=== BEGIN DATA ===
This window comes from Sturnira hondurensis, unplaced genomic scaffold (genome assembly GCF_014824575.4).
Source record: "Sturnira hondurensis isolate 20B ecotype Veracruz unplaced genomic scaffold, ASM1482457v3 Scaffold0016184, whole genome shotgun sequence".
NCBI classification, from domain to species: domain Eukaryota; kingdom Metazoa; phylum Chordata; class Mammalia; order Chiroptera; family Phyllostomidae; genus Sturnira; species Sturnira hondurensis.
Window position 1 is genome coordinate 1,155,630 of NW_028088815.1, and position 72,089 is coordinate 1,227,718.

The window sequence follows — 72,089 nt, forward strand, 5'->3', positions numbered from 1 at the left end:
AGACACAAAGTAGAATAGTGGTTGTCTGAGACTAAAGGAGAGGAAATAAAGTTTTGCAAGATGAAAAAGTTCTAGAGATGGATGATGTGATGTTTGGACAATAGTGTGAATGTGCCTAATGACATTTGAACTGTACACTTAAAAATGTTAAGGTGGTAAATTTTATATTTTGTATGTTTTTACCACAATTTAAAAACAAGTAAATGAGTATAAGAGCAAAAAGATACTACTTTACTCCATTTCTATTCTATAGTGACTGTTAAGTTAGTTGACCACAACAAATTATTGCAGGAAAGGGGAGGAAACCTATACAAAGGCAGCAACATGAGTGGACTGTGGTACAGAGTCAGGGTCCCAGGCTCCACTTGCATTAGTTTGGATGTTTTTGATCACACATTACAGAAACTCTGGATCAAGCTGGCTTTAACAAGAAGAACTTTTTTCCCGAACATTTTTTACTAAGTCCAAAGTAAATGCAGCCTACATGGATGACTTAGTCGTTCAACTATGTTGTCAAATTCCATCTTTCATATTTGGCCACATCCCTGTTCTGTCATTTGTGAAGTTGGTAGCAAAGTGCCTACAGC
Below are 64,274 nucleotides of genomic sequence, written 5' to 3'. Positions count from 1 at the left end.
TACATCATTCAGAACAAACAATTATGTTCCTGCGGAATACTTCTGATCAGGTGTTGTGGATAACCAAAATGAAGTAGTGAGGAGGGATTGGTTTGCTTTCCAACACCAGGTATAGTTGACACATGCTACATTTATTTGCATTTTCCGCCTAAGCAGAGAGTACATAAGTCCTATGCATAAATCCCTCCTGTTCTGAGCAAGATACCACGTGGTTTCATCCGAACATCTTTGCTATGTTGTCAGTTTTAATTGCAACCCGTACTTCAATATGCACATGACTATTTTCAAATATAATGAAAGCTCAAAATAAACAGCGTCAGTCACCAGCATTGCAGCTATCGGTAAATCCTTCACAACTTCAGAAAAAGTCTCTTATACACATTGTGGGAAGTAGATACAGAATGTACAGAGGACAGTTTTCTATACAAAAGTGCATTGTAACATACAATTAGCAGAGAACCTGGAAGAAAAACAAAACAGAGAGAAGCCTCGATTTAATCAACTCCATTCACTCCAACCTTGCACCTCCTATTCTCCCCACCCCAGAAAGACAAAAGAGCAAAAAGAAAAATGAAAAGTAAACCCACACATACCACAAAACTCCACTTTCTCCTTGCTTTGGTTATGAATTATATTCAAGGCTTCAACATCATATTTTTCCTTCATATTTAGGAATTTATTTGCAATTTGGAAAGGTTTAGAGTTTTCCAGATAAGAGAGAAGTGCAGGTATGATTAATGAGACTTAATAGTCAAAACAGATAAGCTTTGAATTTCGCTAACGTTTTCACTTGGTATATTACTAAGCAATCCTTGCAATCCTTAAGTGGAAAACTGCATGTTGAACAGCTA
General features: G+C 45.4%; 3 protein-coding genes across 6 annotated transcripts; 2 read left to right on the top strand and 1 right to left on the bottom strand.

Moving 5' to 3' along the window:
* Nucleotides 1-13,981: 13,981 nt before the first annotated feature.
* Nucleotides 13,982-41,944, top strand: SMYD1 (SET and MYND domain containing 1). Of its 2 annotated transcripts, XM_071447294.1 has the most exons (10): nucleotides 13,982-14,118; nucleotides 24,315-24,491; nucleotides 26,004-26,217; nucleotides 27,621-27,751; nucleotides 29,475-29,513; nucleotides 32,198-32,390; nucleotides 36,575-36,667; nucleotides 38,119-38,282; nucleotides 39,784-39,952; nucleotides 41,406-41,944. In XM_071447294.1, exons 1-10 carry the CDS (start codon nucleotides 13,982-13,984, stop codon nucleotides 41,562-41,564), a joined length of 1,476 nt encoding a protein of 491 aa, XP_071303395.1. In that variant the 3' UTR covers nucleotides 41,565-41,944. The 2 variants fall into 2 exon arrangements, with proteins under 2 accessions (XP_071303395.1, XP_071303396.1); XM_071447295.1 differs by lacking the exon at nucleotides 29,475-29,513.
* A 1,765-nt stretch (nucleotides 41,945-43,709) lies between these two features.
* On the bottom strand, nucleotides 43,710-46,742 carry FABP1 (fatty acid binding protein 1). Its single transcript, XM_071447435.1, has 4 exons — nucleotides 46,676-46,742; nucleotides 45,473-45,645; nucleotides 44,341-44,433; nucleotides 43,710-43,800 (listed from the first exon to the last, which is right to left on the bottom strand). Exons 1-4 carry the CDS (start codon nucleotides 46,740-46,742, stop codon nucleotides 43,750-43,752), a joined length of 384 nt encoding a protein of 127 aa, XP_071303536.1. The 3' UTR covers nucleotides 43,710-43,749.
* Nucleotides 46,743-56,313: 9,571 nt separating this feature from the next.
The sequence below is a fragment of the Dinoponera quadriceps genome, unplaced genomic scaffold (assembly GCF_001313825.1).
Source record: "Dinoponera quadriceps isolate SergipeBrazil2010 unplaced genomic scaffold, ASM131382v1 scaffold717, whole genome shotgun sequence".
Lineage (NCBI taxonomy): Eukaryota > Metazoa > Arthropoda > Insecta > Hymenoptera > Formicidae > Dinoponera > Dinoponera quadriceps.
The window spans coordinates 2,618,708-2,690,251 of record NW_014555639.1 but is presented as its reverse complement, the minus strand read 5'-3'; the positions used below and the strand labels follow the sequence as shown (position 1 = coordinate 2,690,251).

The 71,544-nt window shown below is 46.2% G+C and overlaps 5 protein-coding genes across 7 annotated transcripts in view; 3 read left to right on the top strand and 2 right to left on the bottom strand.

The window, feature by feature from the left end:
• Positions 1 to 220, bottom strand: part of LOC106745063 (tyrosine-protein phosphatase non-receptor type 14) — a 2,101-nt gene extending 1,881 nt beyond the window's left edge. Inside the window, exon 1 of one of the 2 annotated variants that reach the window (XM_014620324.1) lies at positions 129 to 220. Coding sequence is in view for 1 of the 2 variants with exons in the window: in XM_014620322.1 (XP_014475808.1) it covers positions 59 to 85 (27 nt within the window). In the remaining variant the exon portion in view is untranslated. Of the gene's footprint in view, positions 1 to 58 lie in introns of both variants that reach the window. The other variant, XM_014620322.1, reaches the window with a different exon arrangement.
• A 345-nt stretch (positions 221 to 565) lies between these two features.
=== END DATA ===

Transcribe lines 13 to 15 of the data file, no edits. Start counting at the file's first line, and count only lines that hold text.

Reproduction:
* A 1,765-nt stretch (nucleotides 41,945-43,709) lies between these two features.
* On the bottom strand, nucleotides 43,710-46,742 carry FABP1 (fatty acid binding protein 1). Its single transcript, XM_071447435.1, has 4 exons — nucleotides 46,676-46,742; nucleotides 45,473-45,645; nucleotides 44,341-44,433; nucleotides 43,710-43,800 (listed from the first exon to the last, which is right to left on the bottom strand). Exons 1-4 carry the CDS (start codon nucleotides 46,740-46,742, stop codon nucleotides 43,750-43,752), a joined length of 384 nt encoding a protein of 127 aa, XP_071303536.1. The 3' UTR covers nucleotides 43,710-43,749.
* Nucleotides 46,743-56,313: 9,571 nt separating this feature from the next.